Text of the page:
- Lower treble – very good extension without dropping off, even after 10 kHz. Cymbals have good presence with good decay (although there is a hint of extra sizzle in the upper treble – maybe from 8-10 kHz). This isn’t an overly accentuated treble – and one which I find nicely balanced with the rest of the frequency response.
- Upper treble – seems to be nicely extended. It’s hard for me to judge this area, because my hearing tops out well under 14kHz nowadays, and the measuring equipment is not accurate enough from about 9 kHz up. No signs of brittleness, and I personally don’t find anything missing.
Resolution / Detail / Clarity
- Clarity is excellent, and there is a high level of detail in all my usual test tracks. With Floyd’s “Money”, the micro details from the back-ground cash registers are easily heard. Portico Quartet’s “Ruins” is likewise brilliant with every detail of the cymbal brushes and snare taps present, yet perfectly mingled within the music. I think this is attributable to the nicely neutral frequency response.
- Cymbals hits (especially hi-hats and crash-cymbals) are present, and the trailing decay is audible and realistic – maybe a slight hint of “tizz”. My test track for this is Pearl Jam’s EWBTCIAST, and the cymbals have a nicely shimmering decay.
- My usual first track for checking width, depth and shape of perceived soundstage is Amber Rubarth’s “Tundra”. There is definite projection outside my perceived headspace (violin), and this would be one of the more spacious planars I’ve heard. Directionally the track is consistent and stage shape has perfect balance of depth and width. Imaging of all 3 instruments is extremely precise with good sense of separation, and the transients are extremely clean.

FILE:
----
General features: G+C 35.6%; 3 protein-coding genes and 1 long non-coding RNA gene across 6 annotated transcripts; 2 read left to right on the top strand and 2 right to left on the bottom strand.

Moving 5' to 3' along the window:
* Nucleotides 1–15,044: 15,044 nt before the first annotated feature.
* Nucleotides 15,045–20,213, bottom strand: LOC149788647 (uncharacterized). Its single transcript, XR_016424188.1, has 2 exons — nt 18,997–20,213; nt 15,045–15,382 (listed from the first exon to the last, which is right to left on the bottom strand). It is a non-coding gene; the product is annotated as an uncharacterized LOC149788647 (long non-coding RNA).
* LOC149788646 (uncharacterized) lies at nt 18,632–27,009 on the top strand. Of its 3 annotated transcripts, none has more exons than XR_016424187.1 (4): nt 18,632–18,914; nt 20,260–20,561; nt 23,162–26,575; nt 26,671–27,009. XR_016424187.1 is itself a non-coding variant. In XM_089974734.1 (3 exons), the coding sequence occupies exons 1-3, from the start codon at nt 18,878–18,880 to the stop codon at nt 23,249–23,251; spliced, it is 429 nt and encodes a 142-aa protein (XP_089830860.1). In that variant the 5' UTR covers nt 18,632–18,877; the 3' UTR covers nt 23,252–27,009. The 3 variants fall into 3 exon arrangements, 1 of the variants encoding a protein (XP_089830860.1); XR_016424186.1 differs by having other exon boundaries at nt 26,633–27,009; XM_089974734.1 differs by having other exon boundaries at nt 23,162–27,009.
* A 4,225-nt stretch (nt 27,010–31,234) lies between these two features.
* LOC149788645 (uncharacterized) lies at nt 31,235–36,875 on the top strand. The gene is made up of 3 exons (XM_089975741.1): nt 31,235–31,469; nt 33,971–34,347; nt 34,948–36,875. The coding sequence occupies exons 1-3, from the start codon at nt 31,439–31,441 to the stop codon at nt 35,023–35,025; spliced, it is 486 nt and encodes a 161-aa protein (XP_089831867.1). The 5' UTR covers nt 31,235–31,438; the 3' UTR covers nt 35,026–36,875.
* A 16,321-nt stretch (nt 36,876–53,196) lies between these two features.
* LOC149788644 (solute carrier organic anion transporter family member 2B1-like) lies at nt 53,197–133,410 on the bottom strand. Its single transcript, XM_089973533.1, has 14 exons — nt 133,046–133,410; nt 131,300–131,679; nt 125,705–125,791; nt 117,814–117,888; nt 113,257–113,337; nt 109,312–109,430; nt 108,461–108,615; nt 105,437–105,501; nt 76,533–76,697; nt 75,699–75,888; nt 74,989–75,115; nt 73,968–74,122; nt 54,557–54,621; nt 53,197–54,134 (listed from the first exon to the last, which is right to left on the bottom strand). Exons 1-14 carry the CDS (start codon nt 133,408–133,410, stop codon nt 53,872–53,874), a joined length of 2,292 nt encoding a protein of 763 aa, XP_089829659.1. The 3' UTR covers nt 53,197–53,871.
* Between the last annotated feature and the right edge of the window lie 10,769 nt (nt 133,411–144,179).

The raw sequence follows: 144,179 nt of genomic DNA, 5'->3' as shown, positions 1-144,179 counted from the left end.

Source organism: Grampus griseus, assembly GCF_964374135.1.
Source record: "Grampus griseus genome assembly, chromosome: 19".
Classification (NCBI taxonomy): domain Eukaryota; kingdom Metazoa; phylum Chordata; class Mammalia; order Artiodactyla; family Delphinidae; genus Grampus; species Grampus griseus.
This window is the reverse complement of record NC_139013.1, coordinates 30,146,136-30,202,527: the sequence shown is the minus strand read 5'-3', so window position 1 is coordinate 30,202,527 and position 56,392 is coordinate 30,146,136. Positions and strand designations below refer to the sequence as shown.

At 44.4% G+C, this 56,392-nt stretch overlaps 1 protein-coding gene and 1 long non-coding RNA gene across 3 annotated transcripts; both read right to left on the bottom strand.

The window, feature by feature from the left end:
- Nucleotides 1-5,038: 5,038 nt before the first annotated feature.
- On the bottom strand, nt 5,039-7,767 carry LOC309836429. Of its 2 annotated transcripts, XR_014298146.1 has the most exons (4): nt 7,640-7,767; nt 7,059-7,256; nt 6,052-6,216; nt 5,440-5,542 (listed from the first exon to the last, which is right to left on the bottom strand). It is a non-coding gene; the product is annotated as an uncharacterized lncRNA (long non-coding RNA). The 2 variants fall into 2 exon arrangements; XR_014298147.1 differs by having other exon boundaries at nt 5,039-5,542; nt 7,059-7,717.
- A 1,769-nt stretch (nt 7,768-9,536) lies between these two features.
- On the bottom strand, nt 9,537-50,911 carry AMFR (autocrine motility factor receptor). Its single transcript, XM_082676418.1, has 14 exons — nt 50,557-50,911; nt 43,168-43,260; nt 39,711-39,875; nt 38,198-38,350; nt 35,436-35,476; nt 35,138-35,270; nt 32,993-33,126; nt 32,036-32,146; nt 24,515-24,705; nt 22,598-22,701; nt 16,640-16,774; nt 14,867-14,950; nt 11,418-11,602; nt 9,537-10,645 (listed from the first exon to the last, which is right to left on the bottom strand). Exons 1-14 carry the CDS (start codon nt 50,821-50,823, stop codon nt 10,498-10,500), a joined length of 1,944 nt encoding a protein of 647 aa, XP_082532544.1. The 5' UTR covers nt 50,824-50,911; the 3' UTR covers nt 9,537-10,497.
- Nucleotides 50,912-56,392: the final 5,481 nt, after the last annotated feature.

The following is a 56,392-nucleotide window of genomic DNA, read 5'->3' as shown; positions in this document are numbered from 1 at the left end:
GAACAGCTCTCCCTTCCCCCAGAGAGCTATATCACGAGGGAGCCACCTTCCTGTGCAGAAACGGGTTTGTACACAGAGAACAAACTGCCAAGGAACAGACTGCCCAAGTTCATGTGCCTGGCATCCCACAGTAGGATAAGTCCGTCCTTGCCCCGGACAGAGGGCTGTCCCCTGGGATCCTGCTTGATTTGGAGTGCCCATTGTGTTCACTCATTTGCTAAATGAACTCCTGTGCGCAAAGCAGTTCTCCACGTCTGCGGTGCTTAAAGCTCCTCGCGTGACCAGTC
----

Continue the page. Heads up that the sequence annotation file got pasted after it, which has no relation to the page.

- I use the applause sections of “Dante’s Prayer” and Lakme’s “Flower Duet” for a feeling of immersion. Very good headphones can give you a real sense of being in the audience. The Ananda is superbly realistic with this. A great feeling of both space, depth and width. The presentation is also extremely clean and clear. There is a life-like sense of flow around me.
- The last track in this section is Amanda Marshal’s “Let it Rain” which has a natural 3 dimensional feel (the way the track was miked). The Ananda handles it well, the sense of instruments being around you is very good. I also use this track as my sibilance test (it’s quite a hotly mastered track – and it is present in the recording). The Ananda does reveal the sibilance, but it isn’t show-cased or accentuated.
- Overall balance end to end in the frequency response – quite exceptional.
- Bass balance of impact, timbre, speed and definition.
- Imaging is a strong point – very clean and easy to pick directional cues
- Very good at lower volumes with extremely good clarity
- Both male and female vocals display good timbre, and (more importantly) sound realistic.
- Wide and perfectly shaped perceived soundstage
- Sonically I’m really struggling to find anything.